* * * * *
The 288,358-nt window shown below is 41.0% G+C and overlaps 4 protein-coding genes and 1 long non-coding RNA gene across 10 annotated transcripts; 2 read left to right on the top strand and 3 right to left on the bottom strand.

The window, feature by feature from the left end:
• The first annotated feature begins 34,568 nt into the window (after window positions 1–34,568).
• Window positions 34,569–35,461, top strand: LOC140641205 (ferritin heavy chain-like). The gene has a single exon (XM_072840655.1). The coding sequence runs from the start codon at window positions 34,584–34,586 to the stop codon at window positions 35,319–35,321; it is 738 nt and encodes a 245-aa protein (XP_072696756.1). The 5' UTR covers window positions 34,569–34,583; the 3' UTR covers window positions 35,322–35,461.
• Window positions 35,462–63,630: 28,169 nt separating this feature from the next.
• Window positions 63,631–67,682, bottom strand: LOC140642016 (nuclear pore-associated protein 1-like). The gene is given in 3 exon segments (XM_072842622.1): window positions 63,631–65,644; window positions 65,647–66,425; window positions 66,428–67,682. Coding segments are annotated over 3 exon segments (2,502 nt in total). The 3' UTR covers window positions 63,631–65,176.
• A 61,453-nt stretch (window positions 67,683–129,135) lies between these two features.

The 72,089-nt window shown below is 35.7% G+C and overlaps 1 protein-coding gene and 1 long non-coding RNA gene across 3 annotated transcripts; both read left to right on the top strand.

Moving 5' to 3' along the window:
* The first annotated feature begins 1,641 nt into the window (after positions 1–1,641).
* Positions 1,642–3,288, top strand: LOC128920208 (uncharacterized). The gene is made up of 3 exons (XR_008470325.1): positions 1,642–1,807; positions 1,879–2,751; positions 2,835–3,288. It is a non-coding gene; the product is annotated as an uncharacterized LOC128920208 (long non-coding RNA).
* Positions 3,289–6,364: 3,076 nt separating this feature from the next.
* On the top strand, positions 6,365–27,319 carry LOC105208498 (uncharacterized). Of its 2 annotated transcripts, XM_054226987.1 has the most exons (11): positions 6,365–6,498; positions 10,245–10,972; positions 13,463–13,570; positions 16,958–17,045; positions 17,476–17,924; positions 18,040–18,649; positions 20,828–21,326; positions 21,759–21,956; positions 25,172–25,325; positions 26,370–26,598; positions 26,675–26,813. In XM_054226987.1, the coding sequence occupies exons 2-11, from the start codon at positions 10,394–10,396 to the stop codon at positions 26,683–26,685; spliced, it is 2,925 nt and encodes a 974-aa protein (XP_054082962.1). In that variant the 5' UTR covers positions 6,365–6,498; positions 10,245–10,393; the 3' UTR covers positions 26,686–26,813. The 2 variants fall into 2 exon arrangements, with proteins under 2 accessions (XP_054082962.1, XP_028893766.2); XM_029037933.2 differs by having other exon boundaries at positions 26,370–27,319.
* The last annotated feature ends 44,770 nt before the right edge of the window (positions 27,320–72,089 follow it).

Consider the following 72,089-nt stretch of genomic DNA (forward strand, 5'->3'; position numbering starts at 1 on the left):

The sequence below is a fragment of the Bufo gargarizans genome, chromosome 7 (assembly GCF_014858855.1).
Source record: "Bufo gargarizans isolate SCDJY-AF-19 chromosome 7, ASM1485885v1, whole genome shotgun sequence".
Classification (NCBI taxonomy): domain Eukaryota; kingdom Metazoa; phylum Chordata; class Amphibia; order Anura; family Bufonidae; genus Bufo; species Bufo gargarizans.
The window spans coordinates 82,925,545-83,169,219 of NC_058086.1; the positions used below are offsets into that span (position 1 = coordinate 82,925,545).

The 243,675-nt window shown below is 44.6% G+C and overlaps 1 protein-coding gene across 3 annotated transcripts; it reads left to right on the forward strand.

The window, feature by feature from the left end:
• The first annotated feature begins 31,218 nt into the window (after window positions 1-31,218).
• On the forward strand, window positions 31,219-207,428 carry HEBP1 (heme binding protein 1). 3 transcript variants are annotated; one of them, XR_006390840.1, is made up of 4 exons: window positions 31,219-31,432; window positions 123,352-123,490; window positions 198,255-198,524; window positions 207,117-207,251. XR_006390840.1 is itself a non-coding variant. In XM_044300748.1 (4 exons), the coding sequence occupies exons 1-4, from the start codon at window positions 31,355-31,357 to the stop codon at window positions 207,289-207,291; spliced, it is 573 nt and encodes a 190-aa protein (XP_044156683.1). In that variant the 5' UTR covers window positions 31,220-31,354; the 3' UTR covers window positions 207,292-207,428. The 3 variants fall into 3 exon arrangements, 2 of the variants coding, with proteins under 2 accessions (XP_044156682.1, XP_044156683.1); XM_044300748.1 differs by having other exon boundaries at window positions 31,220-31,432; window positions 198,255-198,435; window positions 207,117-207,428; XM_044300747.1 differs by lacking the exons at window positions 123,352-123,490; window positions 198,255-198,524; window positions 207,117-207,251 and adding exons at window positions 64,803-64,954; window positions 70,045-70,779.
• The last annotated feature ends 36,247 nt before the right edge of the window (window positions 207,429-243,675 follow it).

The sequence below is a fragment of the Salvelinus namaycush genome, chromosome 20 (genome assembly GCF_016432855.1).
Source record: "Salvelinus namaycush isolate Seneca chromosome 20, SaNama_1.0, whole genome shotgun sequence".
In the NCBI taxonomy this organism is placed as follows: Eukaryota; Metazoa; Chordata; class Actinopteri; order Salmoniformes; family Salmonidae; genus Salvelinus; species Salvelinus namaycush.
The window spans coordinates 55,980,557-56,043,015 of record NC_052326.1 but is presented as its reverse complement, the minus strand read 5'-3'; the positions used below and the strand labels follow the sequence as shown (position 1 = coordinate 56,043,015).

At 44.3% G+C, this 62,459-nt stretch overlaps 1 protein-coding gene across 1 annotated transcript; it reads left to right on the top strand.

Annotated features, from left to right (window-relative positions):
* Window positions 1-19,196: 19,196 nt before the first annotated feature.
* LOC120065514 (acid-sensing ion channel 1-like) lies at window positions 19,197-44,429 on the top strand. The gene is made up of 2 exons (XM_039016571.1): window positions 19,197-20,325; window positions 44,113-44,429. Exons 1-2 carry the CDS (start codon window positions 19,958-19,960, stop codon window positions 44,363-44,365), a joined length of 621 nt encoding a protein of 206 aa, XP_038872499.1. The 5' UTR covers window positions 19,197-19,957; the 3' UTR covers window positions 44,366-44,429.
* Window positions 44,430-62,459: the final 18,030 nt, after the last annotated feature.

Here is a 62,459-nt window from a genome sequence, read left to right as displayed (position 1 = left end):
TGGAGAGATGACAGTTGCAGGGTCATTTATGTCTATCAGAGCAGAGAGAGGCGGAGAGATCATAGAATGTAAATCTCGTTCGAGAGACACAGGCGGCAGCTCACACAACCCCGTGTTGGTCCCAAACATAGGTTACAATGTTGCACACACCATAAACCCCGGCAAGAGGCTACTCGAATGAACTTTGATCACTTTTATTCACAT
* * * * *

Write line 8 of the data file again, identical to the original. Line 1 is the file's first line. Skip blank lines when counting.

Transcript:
The 72,089-nt window shown below is 35.7% G+C and overlaps 1 protein-coding gene and 1 long non-coding RNA gene across 3 annotated transcripts; both read left to right on the top strand.